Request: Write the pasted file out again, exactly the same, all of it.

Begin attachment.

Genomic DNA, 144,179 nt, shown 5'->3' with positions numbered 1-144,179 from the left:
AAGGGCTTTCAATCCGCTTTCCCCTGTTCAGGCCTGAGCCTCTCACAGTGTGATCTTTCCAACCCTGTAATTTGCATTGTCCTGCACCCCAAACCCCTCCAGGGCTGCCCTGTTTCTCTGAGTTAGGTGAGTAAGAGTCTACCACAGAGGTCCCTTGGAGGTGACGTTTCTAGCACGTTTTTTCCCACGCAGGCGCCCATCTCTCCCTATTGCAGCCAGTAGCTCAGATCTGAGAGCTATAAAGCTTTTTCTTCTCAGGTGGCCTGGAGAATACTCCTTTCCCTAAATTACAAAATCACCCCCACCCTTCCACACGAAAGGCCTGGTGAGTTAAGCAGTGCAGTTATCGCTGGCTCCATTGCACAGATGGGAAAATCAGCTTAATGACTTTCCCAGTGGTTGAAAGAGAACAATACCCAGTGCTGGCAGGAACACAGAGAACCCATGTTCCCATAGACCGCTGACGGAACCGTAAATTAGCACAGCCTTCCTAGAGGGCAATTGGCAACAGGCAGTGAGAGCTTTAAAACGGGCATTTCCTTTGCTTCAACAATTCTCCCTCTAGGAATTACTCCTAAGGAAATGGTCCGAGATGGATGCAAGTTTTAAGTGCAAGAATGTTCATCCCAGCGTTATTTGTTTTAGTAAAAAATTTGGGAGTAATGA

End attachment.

Genomic DNA, 144,179 nt, shown 5'->3' with positions numbered 1-144,179 from the left:
AAGGGCTTTCAATCCGCTTTCCCCTGTTCAGGCCTGAGCCTCTCACAGTGTGATCTTTCCAACCCTGTAATTTGCATTGTCCTGCACCCCAAACCCCTCCAGGGCTGCCCTGTTTCTCTGAGTTAGGTGAGTAAGAGTCTACCACAGAGGTCCCTTGGAGGTGACGTTTCTAGCACGTTTTTTCCCACGCAGGCGCCCATCTCTCCCTATTGCAGCCAGTAGCTCAGATCTGAGAGCTATAAAGCTTTTTCTTCTCAGGTGGCCTGGAGAATACTCCTTTCCCTAAATTACAAAATCACCCCCACCCTTCCACACGAAAGGCCTGGTGAGTTAAGCAGTGCAGTTATCGCTGGCTCCATTGCACAGATGGGAAAATCAGCTTAATGACTTTCCCAGTGGTTGAAAGAGAACAATACCCAGTGCTGGCAGGAACACAGAGAACCCATGTTCCCATAGACCGCTGACGGAACCGTAAATTAGCACAGCCTTCCTAGAGGGCAATTGGCAACAGGCAGTGAGAGCTTTAAAACGGGCATTTCCTTTGCTTCAACAATTCTCCCTCTAGGAATTACTCCTAAGGAAATGGTCCGAGATGGATGCAAGTTTTAAGTGCAAGAATGTTCATCCCAGCGTTATTTGTTTTAGTAAAAAATTTGGGAGTAATGA